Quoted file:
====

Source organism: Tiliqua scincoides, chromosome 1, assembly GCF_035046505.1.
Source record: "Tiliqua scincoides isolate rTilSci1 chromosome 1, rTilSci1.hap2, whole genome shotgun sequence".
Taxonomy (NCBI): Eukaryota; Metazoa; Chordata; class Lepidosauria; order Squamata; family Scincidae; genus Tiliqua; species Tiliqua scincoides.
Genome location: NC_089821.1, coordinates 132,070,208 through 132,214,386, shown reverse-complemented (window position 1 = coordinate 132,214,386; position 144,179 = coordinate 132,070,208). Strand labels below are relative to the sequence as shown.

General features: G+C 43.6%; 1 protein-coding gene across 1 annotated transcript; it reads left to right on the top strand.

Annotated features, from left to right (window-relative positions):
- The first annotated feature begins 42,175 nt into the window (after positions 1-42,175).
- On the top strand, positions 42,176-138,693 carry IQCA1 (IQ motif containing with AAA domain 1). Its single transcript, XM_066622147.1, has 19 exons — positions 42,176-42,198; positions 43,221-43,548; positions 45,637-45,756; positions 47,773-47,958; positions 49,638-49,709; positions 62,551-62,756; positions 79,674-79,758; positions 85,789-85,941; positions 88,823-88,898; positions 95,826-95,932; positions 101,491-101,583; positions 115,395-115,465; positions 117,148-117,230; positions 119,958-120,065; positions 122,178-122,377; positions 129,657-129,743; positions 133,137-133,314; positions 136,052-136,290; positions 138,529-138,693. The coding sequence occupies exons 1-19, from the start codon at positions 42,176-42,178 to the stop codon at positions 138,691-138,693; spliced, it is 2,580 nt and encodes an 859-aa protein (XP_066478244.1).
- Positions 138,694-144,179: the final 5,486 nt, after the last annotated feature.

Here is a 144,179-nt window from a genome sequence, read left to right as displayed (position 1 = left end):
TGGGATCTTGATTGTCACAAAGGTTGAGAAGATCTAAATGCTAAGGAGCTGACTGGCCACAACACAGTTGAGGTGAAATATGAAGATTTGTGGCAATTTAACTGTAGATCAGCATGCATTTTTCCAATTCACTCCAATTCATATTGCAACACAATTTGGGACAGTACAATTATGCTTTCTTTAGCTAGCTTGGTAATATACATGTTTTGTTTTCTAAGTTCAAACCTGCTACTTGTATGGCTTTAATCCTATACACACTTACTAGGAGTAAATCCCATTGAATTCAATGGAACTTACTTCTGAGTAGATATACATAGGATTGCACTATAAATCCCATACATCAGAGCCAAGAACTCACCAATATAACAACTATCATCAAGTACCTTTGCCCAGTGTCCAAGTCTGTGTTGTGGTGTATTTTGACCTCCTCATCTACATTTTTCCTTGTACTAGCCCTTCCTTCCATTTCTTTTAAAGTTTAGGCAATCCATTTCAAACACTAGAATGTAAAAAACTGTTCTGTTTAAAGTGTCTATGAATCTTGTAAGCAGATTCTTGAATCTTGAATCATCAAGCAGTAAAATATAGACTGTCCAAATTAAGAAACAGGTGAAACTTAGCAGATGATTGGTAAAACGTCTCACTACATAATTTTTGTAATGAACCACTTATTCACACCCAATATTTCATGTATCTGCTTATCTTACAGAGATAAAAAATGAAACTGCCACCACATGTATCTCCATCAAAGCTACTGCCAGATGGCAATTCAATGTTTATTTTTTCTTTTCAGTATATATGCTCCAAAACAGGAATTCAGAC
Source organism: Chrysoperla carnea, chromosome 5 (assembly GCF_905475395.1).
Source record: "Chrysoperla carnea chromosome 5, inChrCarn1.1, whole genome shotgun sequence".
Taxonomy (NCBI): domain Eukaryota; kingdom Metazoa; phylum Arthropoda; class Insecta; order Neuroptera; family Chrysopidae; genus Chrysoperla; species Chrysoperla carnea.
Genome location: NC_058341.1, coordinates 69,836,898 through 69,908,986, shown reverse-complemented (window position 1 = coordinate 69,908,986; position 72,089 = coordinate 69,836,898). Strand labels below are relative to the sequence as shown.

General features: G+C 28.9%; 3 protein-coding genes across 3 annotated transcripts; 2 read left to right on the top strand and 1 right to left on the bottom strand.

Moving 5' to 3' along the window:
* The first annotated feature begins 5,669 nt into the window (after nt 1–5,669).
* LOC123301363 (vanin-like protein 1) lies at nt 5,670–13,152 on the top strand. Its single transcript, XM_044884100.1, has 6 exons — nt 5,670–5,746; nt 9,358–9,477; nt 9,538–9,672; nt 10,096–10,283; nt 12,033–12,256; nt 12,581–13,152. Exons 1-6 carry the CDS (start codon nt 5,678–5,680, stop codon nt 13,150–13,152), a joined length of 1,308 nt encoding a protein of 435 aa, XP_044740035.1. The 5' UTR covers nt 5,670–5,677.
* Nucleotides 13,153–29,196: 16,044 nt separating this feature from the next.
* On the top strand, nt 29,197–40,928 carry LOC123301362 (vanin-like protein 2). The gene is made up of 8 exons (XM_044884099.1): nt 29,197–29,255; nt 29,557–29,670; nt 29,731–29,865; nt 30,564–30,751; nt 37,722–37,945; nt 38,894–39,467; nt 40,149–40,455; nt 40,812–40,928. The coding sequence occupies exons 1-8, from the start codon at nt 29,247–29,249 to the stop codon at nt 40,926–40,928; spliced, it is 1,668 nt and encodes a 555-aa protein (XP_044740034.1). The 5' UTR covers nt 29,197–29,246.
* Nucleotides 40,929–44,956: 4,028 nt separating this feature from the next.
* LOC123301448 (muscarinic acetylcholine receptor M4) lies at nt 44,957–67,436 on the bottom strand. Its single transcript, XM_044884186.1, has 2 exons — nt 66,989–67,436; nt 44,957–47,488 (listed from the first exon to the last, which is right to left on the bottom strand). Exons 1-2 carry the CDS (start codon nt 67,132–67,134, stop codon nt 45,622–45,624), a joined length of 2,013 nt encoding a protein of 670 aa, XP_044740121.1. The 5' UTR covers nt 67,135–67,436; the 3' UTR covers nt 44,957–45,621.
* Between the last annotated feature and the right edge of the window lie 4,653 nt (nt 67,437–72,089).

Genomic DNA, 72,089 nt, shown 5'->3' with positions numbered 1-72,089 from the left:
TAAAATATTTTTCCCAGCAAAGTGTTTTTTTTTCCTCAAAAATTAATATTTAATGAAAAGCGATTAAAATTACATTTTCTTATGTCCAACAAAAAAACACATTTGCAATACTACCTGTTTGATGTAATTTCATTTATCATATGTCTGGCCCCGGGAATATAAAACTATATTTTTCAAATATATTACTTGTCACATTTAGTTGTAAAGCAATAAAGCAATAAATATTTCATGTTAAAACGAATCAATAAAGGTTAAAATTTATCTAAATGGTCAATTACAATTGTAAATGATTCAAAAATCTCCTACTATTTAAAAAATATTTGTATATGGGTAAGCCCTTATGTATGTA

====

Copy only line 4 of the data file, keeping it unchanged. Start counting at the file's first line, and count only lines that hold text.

Genome location: NC_089821.1, coordinates 132,070,208 through 132,214,386, shown reverse-complemented (window position 1 = coordinate 132,214,386; position 144,179 = coordinate 132,070,208). Strand labels below are relative to the sequence as shown.